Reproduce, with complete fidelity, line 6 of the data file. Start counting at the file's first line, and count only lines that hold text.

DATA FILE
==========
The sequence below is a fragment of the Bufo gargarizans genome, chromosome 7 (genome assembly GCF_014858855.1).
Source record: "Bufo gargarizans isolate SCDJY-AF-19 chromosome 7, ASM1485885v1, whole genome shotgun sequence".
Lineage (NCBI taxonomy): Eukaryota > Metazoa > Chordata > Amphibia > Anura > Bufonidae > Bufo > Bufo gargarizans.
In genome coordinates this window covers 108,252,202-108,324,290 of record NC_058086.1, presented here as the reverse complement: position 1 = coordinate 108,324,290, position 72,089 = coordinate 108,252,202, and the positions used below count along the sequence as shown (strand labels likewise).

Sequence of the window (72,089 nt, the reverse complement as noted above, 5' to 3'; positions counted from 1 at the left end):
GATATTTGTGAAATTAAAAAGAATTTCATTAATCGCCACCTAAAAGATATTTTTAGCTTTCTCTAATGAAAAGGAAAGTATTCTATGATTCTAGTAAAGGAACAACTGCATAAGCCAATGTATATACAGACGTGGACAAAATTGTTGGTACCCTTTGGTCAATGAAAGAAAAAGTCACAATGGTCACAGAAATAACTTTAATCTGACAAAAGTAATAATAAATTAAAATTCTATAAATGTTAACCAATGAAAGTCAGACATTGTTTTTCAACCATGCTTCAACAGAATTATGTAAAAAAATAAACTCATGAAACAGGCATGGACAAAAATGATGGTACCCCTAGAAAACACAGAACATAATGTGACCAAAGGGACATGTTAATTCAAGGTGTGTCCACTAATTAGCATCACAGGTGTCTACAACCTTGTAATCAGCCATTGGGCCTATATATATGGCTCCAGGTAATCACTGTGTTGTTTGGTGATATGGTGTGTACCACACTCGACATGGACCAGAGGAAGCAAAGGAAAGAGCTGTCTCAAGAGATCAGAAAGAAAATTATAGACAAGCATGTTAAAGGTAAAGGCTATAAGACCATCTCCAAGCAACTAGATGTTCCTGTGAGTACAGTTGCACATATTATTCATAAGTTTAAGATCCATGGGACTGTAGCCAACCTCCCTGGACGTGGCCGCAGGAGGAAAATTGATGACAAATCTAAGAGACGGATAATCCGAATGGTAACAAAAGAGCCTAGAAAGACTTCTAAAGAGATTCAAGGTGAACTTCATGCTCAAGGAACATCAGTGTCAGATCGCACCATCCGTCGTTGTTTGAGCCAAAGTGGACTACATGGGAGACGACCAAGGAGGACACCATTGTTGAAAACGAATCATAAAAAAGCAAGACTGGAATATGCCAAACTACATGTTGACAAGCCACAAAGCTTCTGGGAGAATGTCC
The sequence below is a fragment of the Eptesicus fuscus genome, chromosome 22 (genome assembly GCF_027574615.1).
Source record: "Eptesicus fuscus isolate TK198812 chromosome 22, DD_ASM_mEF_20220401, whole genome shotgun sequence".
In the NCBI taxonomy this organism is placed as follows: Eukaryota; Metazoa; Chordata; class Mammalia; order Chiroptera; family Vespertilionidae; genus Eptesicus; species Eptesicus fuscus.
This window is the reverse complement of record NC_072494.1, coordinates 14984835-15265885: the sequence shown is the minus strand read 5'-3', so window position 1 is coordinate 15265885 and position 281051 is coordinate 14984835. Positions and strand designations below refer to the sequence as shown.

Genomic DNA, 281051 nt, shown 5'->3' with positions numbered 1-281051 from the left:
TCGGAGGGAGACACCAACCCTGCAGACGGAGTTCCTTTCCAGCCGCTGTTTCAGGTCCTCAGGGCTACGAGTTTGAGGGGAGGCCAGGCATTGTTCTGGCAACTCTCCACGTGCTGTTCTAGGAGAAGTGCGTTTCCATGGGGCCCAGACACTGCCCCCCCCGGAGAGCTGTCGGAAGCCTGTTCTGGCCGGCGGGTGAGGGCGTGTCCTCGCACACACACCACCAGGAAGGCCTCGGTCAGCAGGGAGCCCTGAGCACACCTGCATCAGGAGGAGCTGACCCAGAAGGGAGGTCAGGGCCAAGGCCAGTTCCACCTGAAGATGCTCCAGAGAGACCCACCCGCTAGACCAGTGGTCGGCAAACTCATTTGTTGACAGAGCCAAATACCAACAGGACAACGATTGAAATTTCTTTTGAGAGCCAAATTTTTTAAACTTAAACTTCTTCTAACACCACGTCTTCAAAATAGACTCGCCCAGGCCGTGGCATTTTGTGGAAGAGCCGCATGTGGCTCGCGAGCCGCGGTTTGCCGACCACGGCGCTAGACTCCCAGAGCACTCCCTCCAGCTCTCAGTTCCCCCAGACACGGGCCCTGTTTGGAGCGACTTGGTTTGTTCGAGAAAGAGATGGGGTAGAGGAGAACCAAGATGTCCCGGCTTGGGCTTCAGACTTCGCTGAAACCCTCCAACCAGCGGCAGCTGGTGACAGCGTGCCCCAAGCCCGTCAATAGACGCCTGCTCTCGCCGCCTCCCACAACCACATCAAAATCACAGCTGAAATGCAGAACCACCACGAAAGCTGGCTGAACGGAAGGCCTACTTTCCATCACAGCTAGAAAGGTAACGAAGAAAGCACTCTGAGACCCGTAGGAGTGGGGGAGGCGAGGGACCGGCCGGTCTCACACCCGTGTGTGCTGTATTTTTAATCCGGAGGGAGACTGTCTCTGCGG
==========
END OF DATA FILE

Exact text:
GATATTTGTGAAATTAAAAAGAATTTCATTAATCGCCACCTAAAAGATATTTTTAGCTTTCTCTAATGAAAAGGAAAGTATTCTATGATTCTAGTAAAGGAACAACTGCATAAGCCAATGTATATACAGACGTGGACAAAATTGTTGGTACCCTTTGGTCAATGAAAGAAAAAGTCACAATGGTCACAGAAATAACTTTAATCTGACAAAAGTAATAATAAATTAAAATTCTATAAATGTTAACCAATGAAAGTCAGACATTGTTTTTCAACCATGCTTCAACAGAATTATGTAAAAAAATAAACTCATGAAACAGGCATGGACAAAAATGATGGTACCCCTAGAAAACACAGAACATAATGTGACCAAAGGGACATGTTAATTCAAGGTGTGTCCACTAATTAGCATCACAGGTGTCTACAACCTTGTAATCAGCCATTGGGCCTATATATATGGCTCCAGGTAATCACTGTGTTGTTTGGTGATATGGTGTGTACCACACTCGACATGGACCAGAGGAAGCAAAGGAAAGAGCTGTCTCAAGAGATCAGAAAGAAAATTATAGACAAGCATGTTAAAGGTAAAGGCTATAAGACCATCTCCAAGCAACTAGATGTTCCTGTGAGTACAGTTGCACATATTATTCATAAGTTTAAGATCCATGGGACTGTAGCCAACCTCCCTGGACGTGGCCGCAGGAGGAAAATTGATGACAAATCTAAGAGACGGATAATCCGAATGGTAACAAAAGAGCCTAGAAAGACTTCTAAAGAGATTCAAGGTGAACTTCATGCTCAAGGAACATCAGTGTCAGATCGCACCATCCGTCGTTGTTTGAGCCAAAGTGGACTACATGGGAGACGACCAAGGAGGACACCATTGTTGAAAACGAATCATAAAAAAGCAAGACTGGAATATGCCAAACTACATGTTGACAAGCCACAAAGCTTCTGGGAGAATGTCC